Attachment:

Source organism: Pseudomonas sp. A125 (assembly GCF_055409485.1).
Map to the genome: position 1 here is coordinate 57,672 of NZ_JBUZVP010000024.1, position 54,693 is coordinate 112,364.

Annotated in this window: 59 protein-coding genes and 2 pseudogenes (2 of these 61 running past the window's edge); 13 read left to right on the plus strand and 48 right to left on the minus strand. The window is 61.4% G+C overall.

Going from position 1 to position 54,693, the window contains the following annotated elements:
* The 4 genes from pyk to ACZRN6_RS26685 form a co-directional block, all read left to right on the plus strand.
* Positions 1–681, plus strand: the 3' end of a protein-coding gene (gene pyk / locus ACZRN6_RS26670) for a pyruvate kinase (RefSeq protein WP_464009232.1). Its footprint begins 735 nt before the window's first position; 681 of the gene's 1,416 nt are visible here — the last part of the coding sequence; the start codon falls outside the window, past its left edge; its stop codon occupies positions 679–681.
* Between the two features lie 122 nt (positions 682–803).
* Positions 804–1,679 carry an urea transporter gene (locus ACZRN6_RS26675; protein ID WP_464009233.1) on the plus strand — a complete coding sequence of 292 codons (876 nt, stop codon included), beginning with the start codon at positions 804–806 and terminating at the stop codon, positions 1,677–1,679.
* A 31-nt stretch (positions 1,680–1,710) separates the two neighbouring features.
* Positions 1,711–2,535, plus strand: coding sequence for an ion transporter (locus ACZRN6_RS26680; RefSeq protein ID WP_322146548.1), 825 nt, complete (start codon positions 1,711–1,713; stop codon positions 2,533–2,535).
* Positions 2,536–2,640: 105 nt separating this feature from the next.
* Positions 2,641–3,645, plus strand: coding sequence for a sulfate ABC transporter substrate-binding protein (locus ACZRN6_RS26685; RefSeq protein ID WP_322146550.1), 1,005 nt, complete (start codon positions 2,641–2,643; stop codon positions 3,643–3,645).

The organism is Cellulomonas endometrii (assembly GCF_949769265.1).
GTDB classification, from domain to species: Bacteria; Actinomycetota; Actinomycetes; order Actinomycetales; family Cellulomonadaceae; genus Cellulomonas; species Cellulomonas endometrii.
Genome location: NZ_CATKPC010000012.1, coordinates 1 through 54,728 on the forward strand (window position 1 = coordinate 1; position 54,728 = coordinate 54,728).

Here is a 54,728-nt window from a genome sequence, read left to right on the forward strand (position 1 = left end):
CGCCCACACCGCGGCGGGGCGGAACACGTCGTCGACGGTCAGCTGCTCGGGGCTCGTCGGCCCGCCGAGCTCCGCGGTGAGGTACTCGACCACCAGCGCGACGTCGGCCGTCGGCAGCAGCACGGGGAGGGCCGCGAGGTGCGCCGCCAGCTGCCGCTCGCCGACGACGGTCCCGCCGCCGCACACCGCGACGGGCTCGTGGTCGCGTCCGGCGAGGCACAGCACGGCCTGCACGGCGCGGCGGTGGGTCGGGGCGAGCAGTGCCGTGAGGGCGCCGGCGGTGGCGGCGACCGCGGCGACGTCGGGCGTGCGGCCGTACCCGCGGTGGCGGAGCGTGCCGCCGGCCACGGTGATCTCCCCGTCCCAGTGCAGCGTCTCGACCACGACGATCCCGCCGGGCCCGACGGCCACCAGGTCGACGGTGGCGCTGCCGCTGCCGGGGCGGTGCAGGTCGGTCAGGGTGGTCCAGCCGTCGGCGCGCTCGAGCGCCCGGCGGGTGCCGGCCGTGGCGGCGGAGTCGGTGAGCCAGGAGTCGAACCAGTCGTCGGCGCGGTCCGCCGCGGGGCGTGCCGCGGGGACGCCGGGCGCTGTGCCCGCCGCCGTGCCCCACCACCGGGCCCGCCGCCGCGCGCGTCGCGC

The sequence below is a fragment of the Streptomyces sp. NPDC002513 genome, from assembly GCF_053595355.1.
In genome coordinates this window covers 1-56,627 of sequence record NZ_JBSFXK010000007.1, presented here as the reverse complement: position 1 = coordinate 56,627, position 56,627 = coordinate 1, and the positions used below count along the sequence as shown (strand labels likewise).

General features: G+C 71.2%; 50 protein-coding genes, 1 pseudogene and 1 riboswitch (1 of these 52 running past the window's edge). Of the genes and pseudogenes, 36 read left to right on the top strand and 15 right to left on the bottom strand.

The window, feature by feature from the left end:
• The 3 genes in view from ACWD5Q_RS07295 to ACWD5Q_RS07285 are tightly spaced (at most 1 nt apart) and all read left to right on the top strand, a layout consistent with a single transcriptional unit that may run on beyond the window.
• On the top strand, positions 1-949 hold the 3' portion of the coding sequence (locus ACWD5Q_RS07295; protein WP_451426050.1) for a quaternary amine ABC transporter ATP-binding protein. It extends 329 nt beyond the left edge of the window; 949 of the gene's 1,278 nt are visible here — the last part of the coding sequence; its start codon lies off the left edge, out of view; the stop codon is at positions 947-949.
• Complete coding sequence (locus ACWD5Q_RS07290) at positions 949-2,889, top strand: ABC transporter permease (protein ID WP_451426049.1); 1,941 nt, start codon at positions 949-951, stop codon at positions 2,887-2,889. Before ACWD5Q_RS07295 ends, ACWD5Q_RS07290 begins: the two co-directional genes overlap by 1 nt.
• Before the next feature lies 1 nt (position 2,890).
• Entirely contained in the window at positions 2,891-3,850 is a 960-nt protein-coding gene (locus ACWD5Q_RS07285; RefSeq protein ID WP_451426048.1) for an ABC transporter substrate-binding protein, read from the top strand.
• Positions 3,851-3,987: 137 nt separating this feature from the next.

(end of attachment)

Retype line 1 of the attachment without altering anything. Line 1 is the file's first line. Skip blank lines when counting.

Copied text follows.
Source organism: Pseudomonas sp. A125 (assembly GCF_055409485.1).